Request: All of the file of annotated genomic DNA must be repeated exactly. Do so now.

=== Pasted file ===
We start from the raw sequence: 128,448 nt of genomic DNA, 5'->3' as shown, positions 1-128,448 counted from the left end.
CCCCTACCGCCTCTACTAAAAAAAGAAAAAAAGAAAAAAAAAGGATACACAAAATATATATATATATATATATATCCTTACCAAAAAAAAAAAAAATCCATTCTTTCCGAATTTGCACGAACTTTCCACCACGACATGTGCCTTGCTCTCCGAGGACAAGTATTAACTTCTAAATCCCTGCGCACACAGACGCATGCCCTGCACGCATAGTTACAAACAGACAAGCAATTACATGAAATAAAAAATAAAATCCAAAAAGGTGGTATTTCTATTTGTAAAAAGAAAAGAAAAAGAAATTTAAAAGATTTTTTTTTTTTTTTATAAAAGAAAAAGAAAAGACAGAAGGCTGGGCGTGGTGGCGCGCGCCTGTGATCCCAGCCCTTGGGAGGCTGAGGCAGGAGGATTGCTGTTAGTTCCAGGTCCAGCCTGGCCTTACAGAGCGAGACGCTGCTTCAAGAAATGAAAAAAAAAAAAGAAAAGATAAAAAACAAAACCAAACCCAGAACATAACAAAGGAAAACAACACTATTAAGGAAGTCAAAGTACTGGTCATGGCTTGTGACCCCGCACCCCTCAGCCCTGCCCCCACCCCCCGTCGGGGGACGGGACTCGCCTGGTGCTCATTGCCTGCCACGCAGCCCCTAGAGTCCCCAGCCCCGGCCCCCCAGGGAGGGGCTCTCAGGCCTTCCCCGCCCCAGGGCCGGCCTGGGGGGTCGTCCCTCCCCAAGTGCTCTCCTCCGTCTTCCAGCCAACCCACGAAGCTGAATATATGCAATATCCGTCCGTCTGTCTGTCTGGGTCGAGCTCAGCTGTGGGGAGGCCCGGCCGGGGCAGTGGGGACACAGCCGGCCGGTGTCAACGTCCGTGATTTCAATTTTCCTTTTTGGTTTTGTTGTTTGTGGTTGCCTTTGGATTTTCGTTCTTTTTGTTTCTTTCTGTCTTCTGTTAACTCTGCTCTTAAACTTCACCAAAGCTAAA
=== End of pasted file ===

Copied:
We start from the raw sequence: 128,448 nt of genomic DNA, 5'->3' as shown, positions 1-128,448 counted from the left end.
CCCCTACCGCCTCTACTAAAAAAAGAAAAAAAGAAAAAAAAAGGATACACAAAATATATATATATATATATATATCCTTACCAAAAAAAAAAAAAATCCATTCTTTCCGAATTTGCACGAACTTTCCACCACGACATGTGCCTTGCTCTCCGAGGACAAGTATTAACTTCTAAATCCCTGCGCACACAGACGCATGCCCTGCACGCATAGTTACAAACAGACAAGCAATTACATGAAATAAAAAATAAAATCCAAAAAGGTGGTATTTCTATTTGTAAAAAGAAAAGAAAAAGAAATTTAAAAGATTTTTTTTTTTTTTTATAAAAGAAAAAGAAAAGACAGAAGGCTGGGCGTGGTGGCGCGCGCCTGTGATCCCAGCCCTTGGGAGGCTGAGGCAGGAGGATTGCTGTTAGTTCCAGGTCCAGCCTGGCCTTACAGAGCGAGACGCTGCTTCAAGAAATGAAAAAAAAAAAAGAAAAGATAAAAAACAAAACCAAACCCAGAACATAACAAAGGAAAACAACACTATTAAGGAAGTCAAAGTACTGGTCATGGCTTGTGACCCCGCACCCCTCAGCCCTGCCCCCACCCCCCGTCGGGGGACGGGACTCGCCTGGTGCTCATTGCCTGCCACGCAGCCCCTAGAGTCCCCAGCCCCGGCCCCCCAGGGAGGGGCTCTCAGGCCTTCCCCGCCCCAGGGCCGGCCTGGGGGGTCGTCCCTCCCCAAGTGCTCTCCTCCGTCTTCCAGCCAACCCACGAAGCTGAATATATGCAATATCCGTCCGTCTGTCTGTCTGGGTCGAGCTCAGCTGTGGGGAGGCCCGGCCGGGGCAGTGGGGACACAGCCGGCCGGTGTCAACGTCCGTGATTTCAATTTTCCTTTTTGGTTTTGTTGTTTGTGGTTGCCTTTGGATTTTCGTTCTTTTTGTTTCTTTCTGTCTTCTGTTAACTCTGCTCTTAAACTTCACCAAAGCTAAA